I came across this poem this morning while reading one of my favorite blogs.  It was timely because in my graduate class this week we were discussing poetry and I realized how much I had been missing it lately.  There is no other form that can capture so much with so little and, like the nerdy English teacher that I am, it hurts my soul that it is such a misunderstood genre.  I try to teach my students that poetry is one of the most powerful ways to share their voice–it distills the most power and leaves out the unnecessary that clogs so many texts.  

I’ve been talking with some people lately–and even in my last post–about living thankfully and gratefully, especially for the intangible.  This poem made me stop and think and breathe.  And it makes me want to write.  

Under the Magnolia by Carolyn Miller

I give thanks because I do not have
a great sorrow. My village has not
burned, my child has not died, my body
is not ravaged. I sit here on the ground
lucky, lucky. Somewhere, villages are burning,
somewhere, not too far away, children
are dying; in this great urban park
painstakingly constructed over sand dunes,
people live in the flowering bushes. But
just here, in front of me, is a bride and groom;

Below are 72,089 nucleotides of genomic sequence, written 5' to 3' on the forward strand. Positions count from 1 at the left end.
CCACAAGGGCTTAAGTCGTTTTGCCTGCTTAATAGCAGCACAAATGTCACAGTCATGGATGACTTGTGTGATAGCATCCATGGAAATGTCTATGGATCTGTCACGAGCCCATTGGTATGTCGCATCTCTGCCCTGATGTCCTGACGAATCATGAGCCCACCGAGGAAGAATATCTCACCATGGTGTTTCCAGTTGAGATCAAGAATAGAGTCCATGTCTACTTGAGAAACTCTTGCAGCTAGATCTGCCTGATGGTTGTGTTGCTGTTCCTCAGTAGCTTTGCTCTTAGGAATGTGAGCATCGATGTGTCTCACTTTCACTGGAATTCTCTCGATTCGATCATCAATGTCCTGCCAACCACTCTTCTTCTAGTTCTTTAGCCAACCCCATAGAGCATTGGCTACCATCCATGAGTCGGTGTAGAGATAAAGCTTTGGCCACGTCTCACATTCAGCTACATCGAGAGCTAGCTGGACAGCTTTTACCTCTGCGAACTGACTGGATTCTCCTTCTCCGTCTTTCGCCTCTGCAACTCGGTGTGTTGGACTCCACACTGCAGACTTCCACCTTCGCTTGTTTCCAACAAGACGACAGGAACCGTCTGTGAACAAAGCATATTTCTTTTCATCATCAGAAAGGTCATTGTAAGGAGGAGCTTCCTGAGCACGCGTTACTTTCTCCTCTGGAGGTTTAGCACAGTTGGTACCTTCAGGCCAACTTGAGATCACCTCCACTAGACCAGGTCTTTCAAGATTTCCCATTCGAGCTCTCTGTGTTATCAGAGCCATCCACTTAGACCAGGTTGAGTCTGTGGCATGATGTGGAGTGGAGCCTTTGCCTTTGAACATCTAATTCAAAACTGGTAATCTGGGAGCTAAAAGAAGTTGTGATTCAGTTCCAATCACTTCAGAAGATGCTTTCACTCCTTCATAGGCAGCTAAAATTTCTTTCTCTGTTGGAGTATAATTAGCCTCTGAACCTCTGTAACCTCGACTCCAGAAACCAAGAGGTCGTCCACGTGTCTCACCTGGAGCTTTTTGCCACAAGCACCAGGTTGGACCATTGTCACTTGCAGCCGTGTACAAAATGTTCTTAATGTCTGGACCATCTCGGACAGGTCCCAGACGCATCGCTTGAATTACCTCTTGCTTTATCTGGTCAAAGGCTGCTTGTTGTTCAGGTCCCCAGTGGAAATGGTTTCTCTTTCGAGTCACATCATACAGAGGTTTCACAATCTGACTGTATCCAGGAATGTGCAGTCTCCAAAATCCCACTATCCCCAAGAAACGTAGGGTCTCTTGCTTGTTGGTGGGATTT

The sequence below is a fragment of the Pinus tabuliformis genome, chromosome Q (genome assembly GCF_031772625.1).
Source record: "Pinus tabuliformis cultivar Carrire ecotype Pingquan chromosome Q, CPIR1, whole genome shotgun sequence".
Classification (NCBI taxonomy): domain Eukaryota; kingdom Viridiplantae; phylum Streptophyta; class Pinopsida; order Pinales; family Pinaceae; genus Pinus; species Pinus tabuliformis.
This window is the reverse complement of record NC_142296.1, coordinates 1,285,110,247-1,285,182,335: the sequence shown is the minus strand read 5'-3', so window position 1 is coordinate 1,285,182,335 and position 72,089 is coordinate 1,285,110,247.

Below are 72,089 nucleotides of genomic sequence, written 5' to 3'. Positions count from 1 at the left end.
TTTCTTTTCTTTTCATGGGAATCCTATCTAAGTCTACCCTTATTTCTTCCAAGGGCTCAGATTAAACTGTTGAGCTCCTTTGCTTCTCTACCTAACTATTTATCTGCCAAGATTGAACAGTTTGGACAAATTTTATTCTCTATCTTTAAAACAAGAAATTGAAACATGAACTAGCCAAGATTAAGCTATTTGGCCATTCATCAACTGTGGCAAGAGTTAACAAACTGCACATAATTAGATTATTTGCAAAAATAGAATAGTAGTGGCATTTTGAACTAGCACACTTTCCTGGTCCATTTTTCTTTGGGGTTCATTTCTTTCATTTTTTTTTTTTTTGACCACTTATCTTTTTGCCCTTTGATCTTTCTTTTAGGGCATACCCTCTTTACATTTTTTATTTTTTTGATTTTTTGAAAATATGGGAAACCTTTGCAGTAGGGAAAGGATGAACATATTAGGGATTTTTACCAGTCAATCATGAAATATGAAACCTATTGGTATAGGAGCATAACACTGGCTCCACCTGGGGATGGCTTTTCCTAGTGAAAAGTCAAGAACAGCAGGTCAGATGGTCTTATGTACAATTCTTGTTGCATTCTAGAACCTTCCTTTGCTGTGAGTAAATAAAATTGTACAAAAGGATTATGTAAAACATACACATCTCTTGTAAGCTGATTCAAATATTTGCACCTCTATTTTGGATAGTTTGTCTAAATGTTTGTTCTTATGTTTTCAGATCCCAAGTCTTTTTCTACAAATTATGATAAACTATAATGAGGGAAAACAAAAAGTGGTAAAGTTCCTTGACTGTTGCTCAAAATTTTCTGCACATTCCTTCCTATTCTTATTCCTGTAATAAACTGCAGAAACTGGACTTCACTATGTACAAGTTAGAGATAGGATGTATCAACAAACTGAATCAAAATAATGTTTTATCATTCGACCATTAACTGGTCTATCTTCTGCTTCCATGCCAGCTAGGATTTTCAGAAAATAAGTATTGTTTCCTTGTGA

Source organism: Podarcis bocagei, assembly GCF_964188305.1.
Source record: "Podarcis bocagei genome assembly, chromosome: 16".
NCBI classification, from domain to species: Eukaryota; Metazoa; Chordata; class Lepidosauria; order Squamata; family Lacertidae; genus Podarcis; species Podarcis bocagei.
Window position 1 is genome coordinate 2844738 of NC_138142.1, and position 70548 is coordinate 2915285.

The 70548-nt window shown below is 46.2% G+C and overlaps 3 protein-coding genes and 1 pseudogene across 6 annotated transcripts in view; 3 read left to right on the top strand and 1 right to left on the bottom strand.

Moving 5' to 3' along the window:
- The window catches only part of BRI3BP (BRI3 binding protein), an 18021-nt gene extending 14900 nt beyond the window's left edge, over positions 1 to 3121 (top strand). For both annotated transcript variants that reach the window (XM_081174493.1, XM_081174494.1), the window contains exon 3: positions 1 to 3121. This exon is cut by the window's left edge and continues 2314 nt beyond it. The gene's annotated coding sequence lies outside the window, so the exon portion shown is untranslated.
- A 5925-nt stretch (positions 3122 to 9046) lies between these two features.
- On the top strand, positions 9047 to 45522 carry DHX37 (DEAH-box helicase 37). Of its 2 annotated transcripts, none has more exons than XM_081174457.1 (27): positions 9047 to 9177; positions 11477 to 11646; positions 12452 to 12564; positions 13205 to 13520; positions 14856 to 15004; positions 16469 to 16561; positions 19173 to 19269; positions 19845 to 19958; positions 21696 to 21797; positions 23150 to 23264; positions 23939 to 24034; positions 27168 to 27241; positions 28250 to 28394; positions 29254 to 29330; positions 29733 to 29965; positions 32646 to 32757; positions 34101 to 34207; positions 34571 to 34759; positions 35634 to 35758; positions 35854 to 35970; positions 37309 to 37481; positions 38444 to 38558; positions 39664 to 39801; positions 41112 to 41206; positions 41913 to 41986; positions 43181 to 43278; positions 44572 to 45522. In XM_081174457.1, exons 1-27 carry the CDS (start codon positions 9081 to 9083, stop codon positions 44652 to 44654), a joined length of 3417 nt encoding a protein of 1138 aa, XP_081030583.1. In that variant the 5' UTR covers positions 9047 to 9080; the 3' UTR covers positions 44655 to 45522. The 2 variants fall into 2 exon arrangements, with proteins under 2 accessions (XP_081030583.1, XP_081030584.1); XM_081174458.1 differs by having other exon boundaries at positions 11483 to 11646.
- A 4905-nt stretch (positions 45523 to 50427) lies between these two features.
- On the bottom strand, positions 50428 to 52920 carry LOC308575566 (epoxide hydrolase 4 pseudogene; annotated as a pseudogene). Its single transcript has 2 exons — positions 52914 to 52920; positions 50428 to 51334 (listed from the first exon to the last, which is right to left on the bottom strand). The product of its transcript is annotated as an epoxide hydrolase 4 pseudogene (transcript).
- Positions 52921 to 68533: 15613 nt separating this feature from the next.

here is a child running with
a red ball; another child is rolling on
the grass. All I have to do is to decide
how much fear to let inside my heart
in this fragile, created place, this bowl of grass
surrounded by palms and cypresses and
shaggy-barked cedars and trees
whose names I do not know, long fronds
falling, clusters of lilac fruits depending like
bouquets. All we can do is trust
that we belong here with the flowers: white
iris and Iceland poppies, a blur
of primroses, beds where flowers are
a crowd of color, where they close in the dark,
where the first light finds them starred
with dew. The trees seem to know
what I do not know; even the cultivated grass
understands some chain of being I can only
guess at, whether it is God’s mind, or
the erotic body of the Goddess, or some
abstract kind of love, or